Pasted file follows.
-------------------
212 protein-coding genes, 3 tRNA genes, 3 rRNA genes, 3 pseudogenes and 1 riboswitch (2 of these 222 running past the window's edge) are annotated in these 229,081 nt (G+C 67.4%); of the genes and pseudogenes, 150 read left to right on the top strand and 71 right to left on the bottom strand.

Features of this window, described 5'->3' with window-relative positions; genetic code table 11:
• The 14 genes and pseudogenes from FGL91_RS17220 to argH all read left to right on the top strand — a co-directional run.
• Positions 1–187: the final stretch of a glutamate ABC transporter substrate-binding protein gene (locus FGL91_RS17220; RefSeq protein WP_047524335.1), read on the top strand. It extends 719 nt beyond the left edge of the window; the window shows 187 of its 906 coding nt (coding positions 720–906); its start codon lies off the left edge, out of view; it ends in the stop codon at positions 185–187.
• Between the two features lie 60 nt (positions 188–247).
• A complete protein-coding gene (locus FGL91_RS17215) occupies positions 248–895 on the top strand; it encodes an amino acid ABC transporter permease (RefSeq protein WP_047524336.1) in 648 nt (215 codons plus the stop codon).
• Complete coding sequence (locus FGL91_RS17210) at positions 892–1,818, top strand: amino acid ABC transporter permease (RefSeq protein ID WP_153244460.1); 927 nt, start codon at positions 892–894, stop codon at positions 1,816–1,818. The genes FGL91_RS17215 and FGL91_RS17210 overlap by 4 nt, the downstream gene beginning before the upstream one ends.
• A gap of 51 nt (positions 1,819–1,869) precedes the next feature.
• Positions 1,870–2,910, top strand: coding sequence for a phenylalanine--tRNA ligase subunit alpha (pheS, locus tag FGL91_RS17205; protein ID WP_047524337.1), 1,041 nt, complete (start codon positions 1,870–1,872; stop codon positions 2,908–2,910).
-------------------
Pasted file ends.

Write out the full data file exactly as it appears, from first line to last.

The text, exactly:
212 protein-coding genes, 3 tRNA genes, 3 rRNA genes, 3 pseudogenes and 1 riboswitch (2 of these 222 running past the window's edge) are annotated in these 229,081 nt (G+C 67.4%); of the genes and pseudogenes, 150 read left to right on the top strand and 71 right to left on the bottom strand.

Features of this window, described 5'->3' with window-relative positions; genetic code table 11:
• The 14 genes and pseudogenes from FGL91_RS17220 to argH all read left to right on the top strand — a co-directional run.
• Positions 1–187: the final stretch of a glutamate ABC transporter substrate-binding protein gene (locus FGL91_RS17220; RefSeq protein WP_047524335.1), read on the top strand. It extends 719 nt beyond the left edge of the window; the window shows 187 of its 906 coding nt (coding positions 720–906); its start codon lies off the left edge, out of view; it ends in the stop codon at positions 185–187.
• Between the two features lie 60 nt (positions 188–247).
• A complete protein-coding gene (locus FGL91_RS17215) occupies positions 248–895 on the top strand; it encodes an amino acid ABC transporter permease (RefSeq protein WP_047524336.1) in 648 nt (215 codons plus the stop codon).
• Complete coding sequence (locus FGL91_RS17210) at positions 892–1,818, top strand: amino acid ABC transporter permease (RefSeq protein ID WP_153244460.1); 927 nt, start codon at positions 892–894, stop codon at positions 1,816–1,818. The genes FGL91_RS17215 and FGL91_RS17210 overlap by 4 nt, the downstream gene beginning before the upstream one ends.
• A gap of 51 nt (positions 1,819–1,869) precedes the next feature.
• Positions 1,870–2,910, top strand: coding sequence for a phenylalanine--tRNA ligase subunit alpha (pheS, locus tag FGL91_RS17205; protein ID WP_047524337.1), 1,041 nt, complete (start codon positions 1,870–1,872; stop codon positions 2,908–2,910).